Practice Management Blog

Writing a Health & Safety Policy for Healthcare

Simply stated, workplace health and safety come down to sensibly managing risks to protect your employees and your practice. While there are requirements by law and legislation to keep your staff safe, it’s also part and parcel of being a good employer and leader to make sure your staff aren’t at risk of injury as a result of the work they do for you. It’s not just your staff that health and safety are important for, it’s also necessary for the protection of any clients, visitors or sub-contractors who may work for you, do business with you or come into contact with your health practice in any way.

And that’s without considering the financial implications. According to the International Labor Organization:

“The economic impact of failing to invest in worker safety and health is nearly equal to the combined gross domestic product of the 130 poorest countries in the world.”

Illness and injury that occur at work can not only impact the quality of life of the person injured, it can also financially damage your business, impact productivity and harm your reputation.

3 Reasons to have Health and Safety Policies and Procedures


Ethics is a process of moral principles that affects how people make choices and manage their lives, and it’s broadly accepted that ethical reasons should be the main motivation for risk management. Ethical reasons for maintaining health and safety policies are based on the idea that an employer should take care of their staff.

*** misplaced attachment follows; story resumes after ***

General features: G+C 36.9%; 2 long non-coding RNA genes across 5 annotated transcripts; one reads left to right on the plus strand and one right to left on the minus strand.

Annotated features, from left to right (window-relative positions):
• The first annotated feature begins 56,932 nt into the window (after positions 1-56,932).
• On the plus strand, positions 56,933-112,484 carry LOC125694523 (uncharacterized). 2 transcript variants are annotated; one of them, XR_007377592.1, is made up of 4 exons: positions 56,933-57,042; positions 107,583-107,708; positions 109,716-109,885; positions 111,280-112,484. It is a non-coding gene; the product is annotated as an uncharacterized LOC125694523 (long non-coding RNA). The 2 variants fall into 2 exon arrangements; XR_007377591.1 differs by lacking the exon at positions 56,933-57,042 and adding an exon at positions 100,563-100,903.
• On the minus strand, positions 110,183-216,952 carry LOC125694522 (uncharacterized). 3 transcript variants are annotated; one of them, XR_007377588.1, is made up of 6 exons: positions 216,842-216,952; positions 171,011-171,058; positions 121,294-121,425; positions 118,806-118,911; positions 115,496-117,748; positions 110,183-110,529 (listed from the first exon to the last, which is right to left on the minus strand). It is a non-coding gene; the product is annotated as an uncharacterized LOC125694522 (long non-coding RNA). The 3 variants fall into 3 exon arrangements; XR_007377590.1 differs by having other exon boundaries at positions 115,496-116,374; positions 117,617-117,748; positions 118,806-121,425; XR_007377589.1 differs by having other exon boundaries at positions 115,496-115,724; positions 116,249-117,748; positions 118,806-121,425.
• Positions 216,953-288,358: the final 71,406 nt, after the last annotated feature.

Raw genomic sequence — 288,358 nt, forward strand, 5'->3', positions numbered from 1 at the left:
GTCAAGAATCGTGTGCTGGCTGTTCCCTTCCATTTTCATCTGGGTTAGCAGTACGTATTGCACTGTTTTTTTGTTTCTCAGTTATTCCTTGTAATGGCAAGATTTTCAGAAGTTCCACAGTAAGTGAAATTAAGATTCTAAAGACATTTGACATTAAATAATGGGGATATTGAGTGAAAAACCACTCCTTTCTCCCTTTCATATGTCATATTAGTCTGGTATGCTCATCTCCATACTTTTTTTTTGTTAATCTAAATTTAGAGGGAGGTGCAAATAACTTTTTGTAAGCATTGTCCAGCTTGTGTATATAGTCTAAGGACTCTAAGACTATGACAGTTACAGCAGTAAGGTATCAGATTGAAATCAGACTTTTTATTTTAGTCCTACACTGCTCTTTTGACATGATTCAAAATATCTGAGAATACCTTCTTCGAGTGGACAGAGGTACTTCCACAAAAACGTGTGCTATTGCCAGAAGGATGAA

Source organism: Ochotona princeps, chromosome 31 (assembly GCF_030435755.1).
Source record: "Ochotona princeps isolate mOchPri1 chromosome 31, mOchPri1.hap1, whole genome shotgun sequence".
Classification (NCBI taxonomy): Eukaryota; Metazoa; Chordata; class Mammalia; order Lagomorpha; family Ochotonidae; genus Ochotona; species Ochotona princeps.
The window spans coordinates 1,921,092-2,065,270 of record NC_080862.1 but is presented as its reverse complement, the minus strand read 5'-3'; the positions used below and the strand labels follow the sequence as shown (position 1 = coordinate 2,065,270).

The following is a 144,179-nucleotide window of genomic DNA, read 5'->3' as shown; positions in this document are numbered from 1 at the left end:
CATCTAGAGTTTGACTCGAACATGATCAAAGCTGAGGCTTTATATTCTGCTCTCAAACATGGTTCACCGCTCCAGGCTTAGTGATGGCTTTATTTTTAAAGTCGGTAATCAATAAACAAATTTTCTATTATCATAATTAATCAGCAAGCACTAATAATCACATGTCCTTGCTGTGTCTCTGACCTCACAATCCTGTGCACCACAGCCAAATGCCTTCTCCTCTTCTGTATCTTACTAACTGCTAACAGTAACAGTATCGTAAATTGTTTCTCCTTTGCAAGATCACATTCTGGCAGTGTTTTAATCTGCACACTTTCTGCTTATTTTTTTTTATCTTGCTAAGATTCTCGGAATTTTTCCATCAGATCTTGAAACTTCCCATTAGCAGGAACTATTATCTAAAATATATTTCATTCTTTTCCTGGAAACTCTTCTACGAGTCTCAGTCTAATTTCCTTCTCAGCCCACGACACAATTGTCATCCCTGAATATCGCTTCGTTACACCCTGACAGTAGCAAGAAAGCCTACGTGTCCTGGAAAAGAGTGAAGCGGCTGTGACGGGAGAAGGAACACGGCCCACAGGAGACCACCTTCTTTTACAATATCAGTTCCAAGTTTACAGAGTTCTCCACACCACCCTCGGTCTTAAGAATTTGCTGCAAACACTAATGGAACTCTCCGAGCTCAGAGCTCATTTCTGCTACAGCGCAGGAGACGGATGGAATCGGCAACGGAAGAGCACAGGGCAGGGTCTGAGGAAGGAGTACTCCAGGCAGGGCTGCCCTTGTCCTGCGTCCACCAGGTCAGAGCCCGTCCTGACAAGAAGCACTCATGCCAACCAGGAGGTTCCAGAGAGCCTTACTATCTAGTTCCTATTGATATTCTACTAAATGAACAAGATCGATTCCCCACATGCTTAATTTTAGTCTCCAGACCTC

Organisations must comply with the health and safety legislation and laws in their countries. There are strong legal reasons for employers to manage risks, practices must follow the law and set safety objectives to meet legislative obligations in order to avoid criminal charges and prosecutions. Practices across the world identify and enforce the most appropriate standards of health and safety in their workplaces in order to better position themselves to manage practice operations.


Events such as accidents or poor employee health can lead to significant direct and indirect costs for a practice. These costs can arise from direct risks, such as sick pay, impaired equipment repairs, fines, and legal fees, or indirect such as having to close the business due to illness or injury. The costs that are most difficult to calculate (such as the loss of productivity or impact on the practice’s reputation) are often much higher than costs that are easier to determine.

5 Steps to a Safer Workplace

Updated Written Policies

It’s important to have written health and safety policies and procedures for your practice, it helps managers properly risk assess the practice and put measures in place to control identified risks. Include a general statement on health and safety and how you intend to manage it. The document will detail who’s responsible for health and safety in the practice and will also cover risks to the practice, including what you’ve done to mitigate or eliminate risks. The policies should be reviewed annually or more often where necessary.

Regular Training

Make sure all employees are trained in keeping themselves and others healthy and safe and include it as part of new employee induction. Review this regularly – everyone should have regular health and safety refresher training, as well as training when any new policies are implemented.

Equipment and Maintenance

Employees need the right equipment to do their jobs properly and safely. Policies and procedures will support the correct use of equipment and reduce the risk of errors and damage.

Regular cleaning of work areas and facilities is imperative in managing a safe working environment, and prompt repairs will be necessary in an event of damaged furniture, equipment, fixtures and fittings, plumbing, air-conditioning or lighting.

It’s the practice’s duty to ensure as far as reasonably practicable: